I used a M-Series from 2008 to 2012 and ended up with nearly 20K hours on it. I never regretted moving on. That machine is too old to be very useful IMO. If you can find a DS760 Auto BiPAP, that would provide data and would also be a good option. The Resmed Auto CPAP is a less expensive machine, normally covered for those with CPAP needs, and it provides excellent exhale pressure relief.
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#5
Deepbreathing, I didn't even think about that but yes please delete. I have attached a copy without my info here.

I got the sense that the place I went to wasn't the greatest and it seems surprising that they missing so much. Given the amount of central apneas does that mean the PAP won't work properly no matter what? As for the sleep position and heartbeat, not sure what happened with the data there. I remember be flat on my back and not sleeping that much that night but who knows if I moved.

Sleeprider, is the M-series a bad unit? I made an impulse buy since I saw it with the humidifier for $37 shipped!!! Yes, $37. So I figured I could try it out and couldn't go wrong.

But it seems that everything takes so long with this place/insurance and I would love some sleep until my next appointment. Also, I admittedly did not try the F&P for more than a week or so. My sleep was so bad with the machine and it made me feel so claustrophobic on exhale. After that I started experimenting with lower pressures which didn't work.


Attached Files
.pdf   Seth Rosenberger sleep study no personal info.pdf (Size: 85.62 KB / Downloads: 27)
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#6
And BTW, what do the central apneas mean for treatment? Is cpap still most appropriate for me?
Also, I remember being very restless from the sleep study - could that cause centrals?
Lastly, no other health issues at play here.
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#7
The problem for you with the M-Series is that it cannot distinguish between a central or obstructive apnea. That is important information for you, especially when you introduce varying IPAP and EPAP pressure, which in a few people can cause CA (not that common, but be aware of it). The M-Series records its data on a Smartcard which will require a card reader that s about twice as expensive as what you paid for the machine.

I had no complaints with the M-Series other than it is now a legacy machine that should be retired. Give it a try, but I still think your easiest path is to go through the doctor to get the Resmed Airsense 10 Autoset. If your insurance has high deductibles, then we might look at something else, but you should qualify for the Resmed without a sleep study or any further delays.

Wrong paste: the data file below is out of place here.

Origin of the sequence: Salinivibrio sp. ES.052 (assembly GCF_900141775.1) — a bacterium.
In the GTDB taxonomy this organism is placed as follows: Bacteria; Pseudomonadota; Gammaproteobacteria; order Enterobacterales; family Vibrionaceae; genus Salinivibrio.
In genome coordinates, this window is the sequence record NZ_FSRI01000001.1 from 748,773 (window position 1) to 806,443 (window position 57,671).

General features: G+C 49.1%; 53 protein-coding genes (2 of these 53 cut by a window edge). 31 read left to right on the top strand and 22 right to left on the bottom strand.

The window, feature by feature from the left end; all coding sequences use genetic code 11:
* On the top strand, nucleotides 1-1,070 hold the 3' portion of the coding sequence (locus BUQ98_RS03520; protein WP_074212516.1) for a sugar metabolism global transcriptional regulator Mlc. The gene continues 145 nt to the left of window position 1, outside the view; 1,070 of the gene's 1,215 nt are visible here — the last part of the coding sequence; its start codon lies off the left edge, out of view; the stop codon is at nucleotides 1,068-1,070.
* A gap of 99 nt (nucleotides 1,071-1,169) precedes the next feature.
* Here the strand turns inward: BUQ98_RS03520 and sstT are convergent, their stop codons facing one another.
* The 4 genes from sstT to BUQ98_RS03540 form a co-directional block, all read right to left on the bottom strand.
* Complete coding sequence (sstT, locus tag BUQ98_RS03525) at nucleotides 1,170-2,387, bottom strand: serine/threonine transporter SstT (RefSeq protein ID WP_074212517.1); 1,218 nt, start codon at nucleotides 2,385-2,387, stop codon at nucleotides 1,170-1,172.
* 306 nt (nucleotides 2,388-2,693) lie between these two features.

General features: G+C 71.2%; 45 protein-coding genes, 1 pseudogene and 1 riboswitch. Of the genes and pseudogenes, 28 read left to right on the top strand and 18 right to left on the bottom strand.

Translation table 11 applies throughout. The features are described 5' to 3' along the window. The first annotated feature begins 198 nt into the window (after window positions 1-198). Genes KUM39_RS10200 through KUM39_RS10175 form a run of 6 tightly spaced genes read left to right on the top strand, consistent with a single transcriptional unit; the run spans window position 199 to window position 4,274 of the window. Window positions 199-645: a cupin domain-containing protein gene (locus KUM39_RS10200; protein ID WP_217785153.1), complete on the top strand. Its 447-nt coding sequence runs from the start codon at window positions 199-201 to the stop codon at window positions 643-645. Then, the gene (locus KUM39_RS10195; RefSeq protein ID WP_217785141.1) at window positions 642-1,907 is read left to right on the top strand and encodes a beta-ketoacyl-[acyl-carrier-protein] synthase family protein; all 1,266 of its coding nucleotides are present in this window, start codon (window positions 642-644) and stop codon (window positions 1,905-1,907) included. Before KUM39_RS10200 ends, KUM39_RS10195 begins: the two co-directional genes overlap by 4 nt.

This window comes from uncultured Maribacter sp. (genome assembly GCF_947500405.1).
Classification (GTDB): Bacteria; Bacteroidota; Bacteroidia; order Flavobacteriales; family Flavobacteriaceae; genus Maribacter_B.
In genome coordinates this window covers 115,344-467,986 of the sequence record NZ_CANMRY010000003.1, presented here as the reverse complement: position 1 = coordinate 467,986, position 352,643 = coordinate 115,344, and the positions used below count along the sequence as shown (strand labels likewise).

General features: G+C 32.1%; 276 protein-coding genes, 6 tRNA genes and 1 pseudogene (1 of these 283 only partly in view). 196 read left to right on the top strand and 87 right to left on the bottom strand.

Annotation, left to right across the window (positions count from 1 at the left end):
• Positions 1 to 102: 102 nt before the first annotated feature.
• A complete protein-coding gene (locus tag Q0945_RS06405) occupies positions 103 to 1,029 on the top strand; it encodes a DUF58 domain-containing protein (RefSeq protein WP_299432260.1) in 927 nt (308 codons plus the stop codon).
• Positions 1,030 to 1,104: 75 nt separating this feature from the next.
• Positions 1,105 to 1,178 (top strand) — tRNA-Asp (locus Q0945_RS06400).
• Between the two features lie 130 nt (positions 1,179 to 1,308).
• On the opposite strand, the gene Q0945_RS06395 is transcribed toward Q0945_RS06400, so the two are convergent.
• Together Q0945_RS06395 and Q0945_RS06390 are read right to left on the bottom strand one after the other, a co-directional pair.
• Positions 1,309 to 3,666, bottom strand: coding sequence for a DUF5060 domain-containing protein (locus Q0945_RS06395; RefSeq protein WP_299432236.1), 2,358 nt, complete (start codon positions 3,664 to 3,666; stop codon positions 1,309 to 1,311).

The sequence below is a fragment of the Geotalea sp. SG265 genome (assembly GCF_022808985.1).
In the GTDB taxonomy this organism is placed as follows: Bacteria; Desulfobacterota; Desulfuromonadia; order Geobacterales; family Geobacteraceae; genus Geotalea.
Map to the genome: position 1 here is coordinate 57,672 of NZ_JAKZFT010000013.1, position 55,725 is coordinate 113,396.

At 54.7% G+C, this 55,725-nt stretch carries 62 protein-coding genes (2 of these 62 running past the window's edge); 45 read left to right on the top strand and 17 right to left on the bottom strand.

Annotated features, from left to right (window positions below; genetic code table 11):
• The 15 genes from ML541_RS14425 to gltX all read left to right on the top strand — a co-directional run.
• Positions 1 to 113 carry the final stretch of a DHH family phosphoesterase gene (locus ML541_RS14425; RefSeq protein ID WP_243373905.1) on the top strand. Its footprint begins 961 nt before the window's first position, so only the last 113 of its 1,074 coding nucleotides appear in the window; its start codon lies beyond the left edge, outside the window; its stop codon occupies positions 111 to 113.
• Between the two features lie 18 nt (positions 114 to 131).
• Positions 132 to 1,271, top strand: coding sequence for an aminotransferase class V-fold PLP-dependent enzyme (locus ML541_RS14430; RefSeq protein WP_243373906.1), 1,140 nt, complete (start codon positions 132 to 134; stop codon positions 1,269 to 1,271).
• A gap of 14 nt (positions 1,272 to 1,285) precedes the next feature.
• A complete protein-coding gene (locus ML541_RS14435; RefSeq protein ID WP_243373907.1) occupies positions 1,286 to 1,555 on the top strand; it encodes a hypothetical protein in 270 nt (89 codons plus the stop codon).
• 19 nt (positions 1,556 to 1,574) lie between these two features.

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#8
What is CA?

So I'll ask for the Resmed when I go to the next appointment in 3 weeks. If they can't supply that machine, is there another that I should ask for that is more appropriate?

I really want exhale relief or bilevel but what other features are a must for me?

Thanks for answering what are probably simple questions.
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#9
CA - central apnea or open airway apnea.

Central sleep apnea occurs because your brain doesn't send proper signals to the muscles that control your breathing. This condition is different from obstructive sleep apnea, in which you can't breathe normally because of upper airway obstruction. Central sleep apnea is less common than obstructive sleep apnea. It can be caused in some cases by a higher ventilation exchange rate resulting from the use of bilevel, where IPAP is greater than EPAP. This higher exchange of gasses can purge CO2 resulting in reduced respiratory drive.

Mixed sleep apnea: Mixed sleep apnea is a combination of both obstructive and central sleep apnea symptoms. Some patients being treated for obstructive sleep apnea with the use of CPAP machines develop symptoms of central sleep apnea upon PAP therapy. This phenomenon had long been noticed in sleep labs, but had not been previously researched. In 2006 researchers from the Mayo Clinic conducted a study of 223 sleep apnea patients and found that 15% of sleep apnea patients who were believed to have OSA in fact had mixed sleep apnea.

During CPAP treatment for the patients believed to have OSA, the patient's airways were successfully splinted open and free from obstructions, but the patients continued to have difficulty breathing while asleep. Their symptoms of OSA shifted to symptoms of CSA while CPAP therapy was being administered.
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#10
Thanks for the info.

What doesn't quite make sense to me though is if bi-level therapy can cause CA, then why is a bipap prescribed for those with CA?